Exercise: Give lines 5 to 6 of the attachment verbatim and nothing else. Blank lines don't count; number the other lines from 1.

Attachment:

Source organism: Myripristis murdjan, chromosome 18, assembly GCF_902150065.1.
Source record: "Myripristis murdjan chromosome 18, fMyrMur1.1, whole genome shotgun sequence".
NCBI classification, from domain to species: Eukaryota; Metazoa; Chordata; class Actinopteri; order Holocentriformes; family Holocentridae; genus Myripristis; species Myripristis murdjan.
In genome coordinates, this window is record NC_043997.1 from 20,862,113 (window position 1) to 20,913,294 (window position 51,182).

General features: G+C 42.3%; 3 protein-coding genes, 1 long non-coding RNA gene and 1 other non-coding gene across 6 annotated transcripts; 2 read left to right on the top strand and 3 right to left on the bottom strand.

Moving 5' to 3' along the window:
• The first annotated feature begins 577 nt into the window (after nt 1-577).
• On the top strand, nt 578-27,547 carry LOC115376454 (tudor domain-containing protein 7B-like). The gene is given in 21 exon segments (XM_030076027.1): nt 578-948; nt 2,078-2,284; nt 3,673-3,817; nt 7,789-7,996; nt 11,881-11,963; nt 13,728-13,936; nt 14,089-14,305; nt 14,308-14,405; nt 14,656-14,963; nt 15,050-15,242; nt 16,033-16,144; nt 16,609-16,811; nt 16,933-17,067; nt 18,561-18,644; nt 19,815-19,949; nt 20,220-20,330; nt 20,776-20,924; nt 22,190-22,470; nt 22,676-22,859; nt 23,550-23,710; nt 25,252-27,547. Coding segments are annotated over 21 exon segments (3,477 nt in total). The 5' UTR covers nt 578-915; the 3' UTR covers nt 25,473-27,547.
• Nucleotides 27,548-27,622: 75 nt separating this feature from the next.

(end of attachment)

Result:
General features: G+C 42.3%; 3 protein-coding genes, 1 long non-coding RNA gene and 1 other non-coding gene across 6 annotated transcripts; 2 read left to right on the top strand and 3 right to left on the bottom strand.

Moving 5' to 3' along the window: